Driving under the influence (DUI) is illegal in every state for obvious reasons—it poses a serious danger to the public. DUI penalties have traditionally been aimed at deterring offenders through punishment. Hefty fines, jail time, and license suspension are among the most common penalties DUI offenders typically face.
But for certain offenders, punitive measures don’t seem to get the desired result. Regardless of the consequences, these offenders continue to get behind the wheel after drinking. Many state legislatures have concluded that to curb recidivism, DUI laws must address substance abuse. So, the DUI laws of many states now incorporate substance abuse evaluations into their DUI sentencing options.
Specific procedures vary. But, generally, anyone ordered by a court to participate in a substance abuse evaluation will need to schedule a time to meet with a certified treatment provider. The provider might be directly affiliated with the court or part of a private institution that contracts with the court. Normally, the offender will have to pay a fee ($100 or so) for the evaluation.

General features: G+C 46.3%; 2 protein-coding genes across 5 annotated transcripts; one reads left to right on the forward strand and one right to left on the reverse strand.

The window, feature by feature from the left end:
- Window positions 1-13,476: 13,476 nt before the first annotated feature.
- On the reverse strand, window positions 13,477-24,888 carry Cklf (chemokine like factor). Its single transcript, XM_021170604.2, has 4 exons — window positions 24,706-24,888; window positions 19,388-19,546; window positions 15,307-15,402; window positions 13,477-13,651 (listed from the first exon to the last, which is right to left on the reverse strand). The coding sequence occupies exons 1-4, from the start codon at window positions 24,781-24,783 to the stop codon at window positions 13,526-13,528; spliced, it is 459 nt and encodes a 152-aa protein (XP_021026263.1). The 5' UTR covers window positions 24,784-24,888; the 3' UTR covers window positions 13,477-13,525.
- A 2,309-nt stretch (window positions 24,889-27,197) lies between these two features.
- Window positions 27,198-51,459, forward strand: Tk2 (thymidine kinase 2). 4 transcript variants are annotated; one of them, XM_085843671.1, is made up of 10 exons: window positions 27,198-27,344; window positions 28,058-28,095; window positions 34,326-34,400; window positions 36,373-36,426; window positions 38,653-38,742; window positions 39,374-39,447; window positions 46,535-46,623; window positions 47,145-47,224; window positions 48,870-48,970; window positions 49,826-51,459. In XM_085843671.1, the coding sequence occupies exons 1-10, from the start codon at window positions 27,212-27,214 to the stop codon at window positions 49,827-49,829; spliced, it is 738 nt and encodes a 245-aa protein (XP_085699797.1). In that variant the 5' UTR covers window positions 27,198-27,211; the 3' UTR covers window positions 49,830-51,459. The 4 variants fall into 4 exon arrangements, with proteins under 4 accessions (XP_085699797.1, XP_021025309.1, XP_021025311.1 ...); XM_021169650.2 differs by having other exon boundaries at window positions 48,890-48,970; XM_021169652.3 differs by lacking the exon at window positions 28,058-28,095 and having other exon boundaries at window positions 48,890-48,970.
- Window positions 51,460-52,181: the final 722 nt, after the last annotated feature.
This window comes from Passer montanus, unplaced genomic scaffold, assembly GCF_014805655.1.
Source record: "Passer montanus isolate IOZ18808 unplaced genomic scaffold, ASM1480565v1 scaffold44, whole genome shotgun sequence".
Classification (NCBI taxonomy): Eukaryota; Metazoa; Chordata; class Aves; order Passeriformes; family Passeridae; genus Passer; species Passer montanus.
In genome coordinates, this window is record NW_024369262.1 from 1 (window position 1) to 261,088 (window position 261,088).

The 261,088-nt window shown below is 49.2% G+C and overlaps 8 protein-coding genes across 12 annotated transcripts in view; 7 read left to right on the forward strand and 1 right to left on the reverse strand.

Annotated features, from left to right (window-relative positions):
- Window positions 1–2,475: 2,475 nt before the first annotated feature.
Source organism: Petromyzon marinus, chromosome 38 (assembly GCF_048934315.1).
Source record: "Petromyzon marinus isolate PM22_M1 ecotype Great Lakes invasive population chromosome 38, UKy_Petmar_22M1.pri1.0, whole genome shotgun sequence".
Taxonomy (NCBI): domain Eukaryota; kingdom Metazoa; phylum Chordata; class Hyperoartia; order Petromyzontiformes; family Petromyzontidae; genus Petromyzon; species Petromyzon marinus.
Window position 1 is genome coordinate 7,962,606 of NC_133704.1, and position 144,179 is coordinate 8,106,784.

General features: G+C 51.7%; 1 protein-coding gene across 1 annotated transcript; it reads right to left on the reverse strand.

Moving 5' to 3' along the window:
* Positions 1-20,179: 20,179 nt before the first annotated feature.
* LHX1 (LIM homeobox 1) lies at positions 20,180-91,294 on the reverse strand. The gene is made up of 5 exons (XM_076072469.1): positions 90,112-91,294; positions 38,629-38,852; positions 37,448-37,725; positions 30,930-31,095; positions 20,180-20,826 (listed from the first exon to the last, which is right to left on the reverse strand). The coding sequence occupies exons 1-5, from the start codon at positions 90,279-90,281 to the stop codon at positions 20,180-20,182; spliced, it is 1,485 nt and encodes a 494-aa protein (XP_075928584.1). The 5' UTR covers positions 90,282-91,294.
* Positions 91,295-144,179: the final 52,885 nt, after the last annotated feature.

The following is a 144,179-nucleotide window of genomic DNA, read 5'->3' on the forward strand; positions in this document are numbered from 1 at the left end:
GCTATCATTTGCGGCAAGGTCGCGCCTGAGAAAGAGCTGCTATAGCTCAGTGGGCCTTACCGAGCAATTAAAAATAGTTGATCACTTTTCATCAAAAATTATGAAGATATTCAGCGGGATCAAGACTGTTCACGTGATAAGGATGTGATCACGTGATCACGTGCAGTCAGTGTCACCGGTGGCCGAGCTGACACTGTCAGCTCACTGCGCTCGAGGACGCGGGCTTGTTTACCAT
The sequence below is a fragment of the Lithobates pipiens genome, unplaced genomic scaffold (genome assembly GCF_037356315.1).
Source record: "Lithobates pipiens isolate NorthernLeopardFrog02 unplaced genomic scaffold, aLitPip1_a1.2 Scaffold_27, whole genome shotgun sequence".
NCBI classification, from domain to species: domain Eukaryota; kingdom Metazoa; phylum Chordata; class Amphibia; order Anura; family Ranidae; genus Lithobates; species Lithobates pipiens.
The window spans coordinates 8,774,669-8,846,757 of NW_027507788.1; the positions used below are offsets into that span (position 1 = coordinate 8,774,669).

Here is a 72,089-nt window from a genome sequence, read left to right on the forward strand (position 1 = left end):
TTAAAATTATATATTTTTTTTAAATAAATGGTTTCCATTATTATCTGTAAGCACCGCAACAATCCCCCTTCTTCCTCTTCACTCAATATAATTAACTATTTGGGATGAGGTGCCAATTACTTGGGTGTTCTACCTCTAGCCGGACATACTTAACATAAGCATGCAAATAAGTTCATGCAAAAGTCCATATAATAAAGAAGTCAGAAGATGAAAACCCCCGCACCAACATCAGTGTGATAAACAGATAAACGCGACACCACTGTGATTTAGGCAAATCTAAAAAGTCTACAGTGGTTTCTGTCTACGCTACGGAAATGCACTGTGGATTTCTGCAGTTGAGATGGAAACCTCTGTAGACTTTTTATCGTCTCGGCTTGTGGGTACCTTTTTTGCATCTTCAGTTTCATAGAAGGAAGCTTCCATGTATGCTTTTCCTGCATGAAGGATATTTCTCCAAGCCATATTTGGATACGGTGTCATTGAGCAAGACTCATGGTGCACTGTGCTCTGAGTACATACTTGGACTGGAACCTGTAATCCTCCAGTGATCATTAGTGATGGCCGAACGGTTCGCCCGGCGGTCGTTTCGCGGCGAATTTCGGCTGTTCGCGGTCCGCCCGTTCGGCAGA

The actual evaluation typically entails the completion of a questionnaire and an interview. At the interview, the evaluator might ask the offender a variety of questions about the questionnaire, the offender’s histories, and the current offense.
Based on the information obtained from the offender and a review of other relevant information (such as the offender’s criminal record), the evaluator will submit to the court recommendations for treatment. Depending on the circumstances, recommendations might include inpatient or outpatient treatment, drug and alcohol education classes, and the like.
In most cases, the judge will order the offender to complete all recommendations of the evaluation.
State laws differ quite a bit with regard to who must complete substance abuse evaluations. Some states have the evaluation requirement for all DUI offenders. In other states, substance evaluations are mandatory for only repeat offenders.